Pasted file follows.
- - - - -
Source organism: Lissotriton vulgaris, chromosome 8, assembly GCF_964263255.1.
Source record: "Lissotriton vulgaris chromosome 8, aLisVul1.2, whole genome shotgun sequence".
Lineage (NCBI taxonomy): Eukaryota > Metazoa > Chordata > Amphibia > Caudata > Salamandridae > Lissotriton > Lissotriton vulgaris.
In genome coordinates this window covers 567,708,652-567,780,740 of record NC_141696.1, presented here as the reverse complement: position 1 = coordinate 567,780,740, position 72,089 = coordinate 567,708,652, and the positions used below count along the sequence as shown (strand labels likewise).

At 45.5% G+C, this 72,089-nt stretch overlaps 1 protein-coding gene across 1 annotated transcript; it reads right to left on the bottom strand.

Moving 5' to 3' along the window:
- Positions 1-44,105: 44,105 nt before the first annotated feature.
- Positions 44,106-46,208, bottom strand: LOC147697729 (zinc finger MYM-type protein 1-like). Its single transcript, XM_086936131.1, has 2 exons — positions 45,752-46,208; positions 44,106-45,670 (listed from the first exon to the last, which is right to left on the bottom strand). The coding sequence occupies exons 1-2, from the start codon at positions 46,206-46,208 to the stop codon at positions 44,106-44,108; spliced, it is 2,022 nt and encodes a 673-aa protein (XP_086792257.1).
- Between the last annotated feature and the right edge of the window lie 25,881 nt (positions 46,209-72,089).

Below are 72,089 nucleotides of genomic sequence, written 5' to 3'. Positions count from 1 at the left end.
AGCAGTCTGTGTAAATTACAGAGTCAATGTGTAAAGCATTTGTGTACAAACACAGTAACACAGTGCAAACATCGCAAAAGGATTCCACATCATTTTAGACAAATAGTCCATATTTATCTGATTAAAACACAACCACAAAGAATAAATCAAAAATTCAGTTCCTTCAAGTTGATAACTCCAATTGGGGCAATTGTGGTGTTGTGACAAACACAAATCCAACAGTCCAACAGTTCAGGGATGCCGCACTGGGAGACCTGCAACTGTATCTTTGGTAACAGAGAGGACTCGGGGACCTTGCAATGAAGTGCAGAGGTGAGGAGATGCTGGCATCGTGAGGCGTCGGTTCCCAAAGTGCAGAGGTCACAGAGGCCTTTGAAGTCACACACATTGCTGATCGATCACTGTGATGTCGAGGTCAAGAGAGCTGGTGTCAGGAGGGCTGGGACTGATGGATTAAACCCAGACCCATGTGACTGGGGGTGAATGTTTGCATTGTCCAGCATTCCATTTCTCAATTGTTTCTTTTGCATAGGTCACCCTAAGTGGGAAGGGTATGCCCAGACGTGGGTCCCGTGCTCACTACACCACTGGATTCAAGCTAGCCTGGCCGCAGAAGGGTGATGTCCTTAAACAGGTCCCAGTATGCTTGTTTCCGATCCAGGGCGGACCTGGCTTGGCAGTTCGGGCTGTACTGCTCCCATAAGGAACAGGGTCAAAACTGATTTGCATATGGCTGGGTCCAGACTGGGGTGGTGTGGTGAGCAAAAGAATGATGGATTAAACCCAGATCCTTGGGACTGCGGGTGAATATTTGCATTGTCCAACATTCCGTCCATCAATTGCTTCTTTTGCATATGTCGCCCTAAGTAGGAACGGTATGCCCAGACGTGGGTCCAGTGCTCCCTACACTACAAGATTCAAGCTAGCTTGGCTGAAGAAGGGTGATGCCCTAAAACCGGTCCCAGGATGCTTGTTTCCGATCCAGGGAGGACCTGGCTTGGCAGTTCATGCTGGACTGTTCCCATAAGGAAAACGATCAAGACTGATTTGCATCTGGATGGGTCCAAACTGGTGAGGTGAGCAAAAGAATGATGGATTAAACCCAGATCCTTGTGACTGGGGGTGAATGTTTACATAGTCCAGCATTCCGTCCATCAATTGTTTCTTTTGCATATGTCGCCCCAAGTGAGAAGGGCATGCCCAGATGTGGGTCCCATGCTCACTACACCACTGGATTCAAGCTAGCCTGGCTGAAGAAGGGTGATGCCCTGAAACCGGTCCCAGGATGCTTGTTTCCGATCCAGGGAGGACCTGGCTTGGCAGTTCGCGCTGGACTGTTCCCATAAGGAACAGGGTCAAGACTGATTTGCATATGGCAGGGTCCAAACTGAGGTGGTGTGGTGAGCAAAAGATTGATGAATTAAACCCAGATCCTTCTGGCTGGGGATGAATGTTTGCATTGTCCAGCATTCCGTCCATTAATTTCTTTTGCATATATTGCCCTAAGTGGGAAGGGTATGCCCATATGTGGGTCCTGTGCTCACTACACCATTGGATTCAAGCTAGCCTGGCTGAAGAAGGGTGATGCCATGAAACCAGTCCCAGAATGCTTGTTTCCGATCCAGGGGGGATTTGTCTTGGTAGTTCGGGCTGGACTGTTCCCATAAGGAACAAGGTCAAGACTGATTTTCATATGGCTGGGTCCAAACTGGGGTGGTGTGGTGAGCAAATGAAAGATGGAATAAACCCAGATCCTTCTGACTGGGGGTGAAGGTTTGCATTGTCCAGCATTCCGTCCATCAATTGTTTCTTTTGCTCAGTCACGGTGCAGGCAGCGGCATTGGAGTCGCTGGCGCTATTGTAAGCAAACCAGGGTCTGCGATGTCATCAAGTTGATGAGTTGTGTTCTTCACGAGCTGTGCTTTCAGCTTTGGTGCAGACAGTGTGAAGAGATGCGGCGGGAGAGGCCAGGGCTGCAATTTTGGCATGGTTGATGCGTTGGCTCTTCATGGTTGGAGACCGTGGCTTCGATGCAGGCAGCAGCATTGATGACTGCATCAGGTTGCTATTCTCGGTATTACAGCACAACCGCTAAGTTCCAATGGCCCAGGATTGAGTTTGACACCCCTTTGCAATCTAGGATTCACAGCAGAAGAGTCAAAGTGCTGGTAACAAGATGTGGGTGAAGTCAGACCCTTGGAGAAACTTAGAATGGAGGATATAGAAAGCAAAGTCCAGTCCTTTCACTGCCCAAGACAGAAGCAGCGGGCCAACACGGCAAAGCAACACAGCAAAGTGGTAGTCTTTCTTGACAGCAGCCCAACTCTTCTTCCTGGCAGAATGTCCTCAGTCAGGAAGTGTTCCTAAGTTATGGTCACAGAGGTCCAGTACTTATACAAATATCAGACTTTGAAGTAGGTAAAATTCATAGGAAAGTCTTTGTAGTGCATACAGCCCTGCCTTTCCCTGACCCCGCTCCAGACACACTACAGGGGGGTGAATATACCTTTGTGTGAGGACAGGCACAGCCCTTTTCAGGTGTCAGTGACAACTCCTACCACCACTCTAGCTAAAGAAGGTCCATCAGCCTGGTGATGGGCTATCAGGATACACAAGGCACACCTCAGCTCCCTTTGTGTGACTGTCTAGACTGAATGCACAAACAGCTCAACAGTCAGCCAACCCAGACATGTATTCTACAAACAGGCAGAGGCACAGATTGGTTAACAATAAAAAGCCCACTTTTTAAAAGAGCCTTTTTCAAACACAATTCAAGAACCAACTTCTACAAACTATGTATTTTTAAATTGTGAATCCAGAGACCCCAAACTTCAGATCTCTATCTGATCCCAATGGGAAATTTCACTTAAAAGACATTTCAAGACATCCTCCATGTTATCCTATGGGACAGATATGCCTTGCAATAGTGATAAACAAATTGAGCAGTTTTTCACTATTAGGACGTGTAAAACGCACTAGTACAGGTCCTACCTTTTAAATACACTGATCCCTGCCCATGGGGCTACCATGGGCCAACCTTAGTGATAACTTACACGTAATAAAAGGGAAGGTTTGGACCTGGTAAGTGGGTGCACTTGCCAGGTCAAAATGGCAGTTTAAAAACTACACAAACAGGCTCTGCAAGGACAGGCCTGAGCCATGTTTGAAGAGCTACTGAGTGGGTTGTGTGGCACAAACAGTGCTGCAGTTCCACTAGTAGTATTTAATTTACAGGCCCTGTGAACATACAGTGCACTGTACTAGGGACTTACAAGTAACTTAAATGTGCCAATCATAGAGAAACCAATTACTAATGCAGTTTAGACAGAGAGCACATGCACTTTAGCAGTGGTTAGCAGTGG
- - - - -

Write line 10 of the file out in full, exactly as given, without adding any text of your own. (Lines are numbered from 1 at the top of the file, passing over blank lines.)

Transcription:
Below are 72,089 nucleotides of genomic sequence, written 5' to 3'. Positions count from 1 at the left end.